Calls that are overdue and calls that are scheduled in advanceThe Definition of Calls in Arrears
In the event that any amount that is called in respect of a share is not paid before or on the date that has been established for payment, the amount in question is referred to as calls in arrears.
A corporation has the option of calling the sum either as allocation money or call money depending on their needs.
Therefore, any default that occurs as a result of the failure to send the call money is regarded as being in arrears with the call money. A new, separate account has been set up for calls that are past due.
Companies have the ability to charge interest on any such calls that are overdue for payment for the duration of time that the money is outstanding.
The rate that is applied is 5% every year. On the balance sheet, the sum of all calls that are overdue is deducted from the total amount of capital that has been called up.
Phone calls made in advance
The meaning of
The term “calls in advance” refers to the amount of money received by a corporation that is in excess of what has been called up.
Calls from shareholders can be accepted in advance by a corporation provided that this is permitted by the articles governing the company.
If an amount of this kind is received, but it has not yet been called, then the amount ought to be credited to a separate account that is known as the calls in advance account.
The sum that is not called, on the other hand, should not be credited to the capital account.
A corporation has the option of accruing interest at the rate of 6% per year on such monies as are received in advance. On this sum, there will be no dividend paid out.
The cash that is received will be applied, in accordance with when the calls are due, toward the payment of the debts that are owed.
Calls that are overdue and calls that are scheduled in advance are both examples.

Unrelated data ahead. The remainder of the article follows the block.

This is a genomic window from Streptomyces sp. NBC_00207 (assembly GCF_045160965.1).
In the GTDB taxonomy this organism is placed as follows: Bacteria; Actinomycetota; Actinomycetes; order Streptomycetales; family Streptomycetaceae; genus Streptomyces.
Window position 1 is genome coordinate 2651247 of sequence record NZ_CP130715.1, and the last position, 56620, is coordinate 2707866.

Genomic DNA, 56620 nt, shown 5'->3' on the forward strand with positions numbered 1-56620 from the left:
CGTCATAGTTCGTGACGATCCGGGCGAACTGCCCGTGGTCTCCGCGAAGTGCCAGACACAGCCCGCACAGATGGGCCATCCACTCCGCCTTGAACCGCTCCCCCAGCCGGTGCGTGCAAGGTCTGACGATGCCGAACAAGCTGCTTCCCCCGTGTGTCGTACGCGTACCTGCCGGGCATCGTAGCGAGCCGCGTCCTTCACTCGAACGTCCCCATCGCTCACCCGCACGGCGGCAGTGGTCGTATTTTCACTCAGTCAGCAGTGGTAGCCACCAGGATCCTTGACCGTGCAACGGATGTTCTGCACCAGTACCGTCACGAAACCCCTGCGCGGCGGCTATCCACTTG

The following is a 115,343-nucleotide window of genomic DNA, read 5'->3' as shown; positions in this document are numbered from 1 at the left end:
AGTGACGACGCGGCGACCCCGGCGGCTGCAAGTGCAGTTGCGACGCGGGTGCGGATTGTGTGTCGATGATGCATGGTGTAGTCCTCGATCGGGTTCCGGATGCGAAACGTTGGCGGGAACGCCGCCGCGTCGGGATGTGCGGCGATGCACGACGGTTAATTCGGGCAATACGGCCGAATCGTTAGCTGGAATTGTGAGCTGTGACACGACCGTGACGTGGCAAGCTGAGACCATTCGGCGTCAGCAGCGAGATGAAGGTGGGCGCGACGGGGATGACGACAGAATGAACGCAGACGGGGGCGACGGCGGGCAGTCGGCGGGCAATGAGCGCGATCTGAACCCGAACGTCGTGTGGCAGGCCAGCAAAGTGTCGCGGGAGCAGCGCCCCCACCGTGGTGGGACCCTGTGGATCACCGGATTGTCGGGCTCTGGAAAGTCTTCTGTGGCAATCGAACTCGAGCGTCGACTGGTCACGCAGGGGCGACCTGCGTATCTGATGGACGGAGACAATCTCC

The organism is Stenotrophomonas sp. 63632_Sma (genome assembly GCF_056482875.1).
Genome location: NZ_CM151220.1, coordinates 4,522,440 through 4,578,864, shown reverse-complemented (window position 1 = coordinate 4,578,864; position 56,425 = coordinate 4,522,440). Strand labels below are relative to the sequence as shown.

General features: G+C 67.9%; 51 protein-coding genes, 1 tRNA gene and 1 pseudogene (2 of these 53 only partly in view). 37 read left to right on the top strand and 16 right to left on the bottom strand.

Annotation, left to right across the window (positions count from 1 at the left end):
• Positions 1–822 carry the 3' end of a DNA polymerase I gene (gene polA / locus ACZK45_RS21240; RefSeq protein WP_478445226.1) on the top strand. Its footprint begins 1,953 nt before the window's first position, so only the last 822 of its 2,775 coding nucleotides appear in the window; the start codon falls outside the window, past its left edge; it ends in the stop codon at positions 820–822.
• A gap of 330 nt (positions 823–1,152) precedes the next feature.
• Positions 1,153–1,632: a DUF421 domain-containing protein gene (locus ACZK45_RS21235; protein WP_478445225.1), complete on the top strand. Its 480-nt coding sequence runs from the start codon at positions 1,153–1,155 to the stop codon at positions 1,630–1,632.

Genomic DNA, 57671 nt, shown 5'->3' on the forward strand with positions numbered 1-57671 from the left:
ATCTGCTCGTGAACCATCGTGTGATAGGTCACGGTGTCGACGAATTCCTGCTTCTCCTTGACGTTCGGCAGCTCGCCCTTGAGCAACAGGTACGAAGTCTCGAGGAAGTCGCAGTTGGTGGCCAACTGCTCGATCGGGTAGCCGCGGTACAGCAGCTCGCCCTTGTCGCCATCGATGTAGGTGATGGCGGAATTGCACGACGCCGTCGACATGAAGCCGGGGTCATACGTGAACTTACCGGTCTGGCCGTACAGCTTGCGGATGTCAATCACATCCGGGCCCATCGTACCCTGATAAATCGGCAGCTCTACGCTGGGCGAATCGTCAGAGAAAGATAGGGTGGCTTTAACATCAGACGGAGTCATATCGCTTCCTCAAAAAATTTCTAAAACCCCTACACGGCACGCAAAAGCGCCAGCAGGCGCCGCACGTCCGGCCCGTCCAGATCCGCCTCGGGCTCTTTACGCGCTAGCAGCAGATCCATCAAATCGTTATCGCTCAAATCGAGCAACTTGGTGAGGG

United Limited was established with a nominal capital of $500,000 divided into shares of $100 each at the time of its registration.
It was decided to offer 3,000 shares for subscription, and each share was to be paid for at the following intervals: $12.50 upon application, $12.50 upon allotment, and $25 three months after allotment. The remaining balance was to be called up as and when it was needed.
All of the money up to the allotment was received in a timely manner; however, a shareholder who had 100 shares did not pay the amount that was due when it was called for $25.
Another shareholder who was given 150 shares contributed the whole money necessary to purchase those shares.
Display the necessary journal entries to record the aforementioned transactions, including any cash that was exchanged, and demonstrate how these items are reflected in the balance sheet.
The second example
On March 1st, X Limited issued 20,000 equity shares, each worth $10, at a price of $11, with payments to be made as follows:
The application fee is $2.
The allowance was $3.
$6 on both the first and final call (which comes three months after the allocation).
There were applications submitted for a total of 26,000 shares. The board of directors granted the full allotment to the applications that requested 10 shares or more, but they gave the money back to the applications that requested 6,000 shares.
While one shareholder who was given 40 shares paid both the allotment money and the first and final call money, another shareholder who was given 60 shares did not pay the allotment money but did pay the first and final call money.
The board of directors came to the conclusion that interest should be charged for calls made in advance and allowed for calls made in arrears, depending on the circumstances.
Make notations in the company’s diary and other books.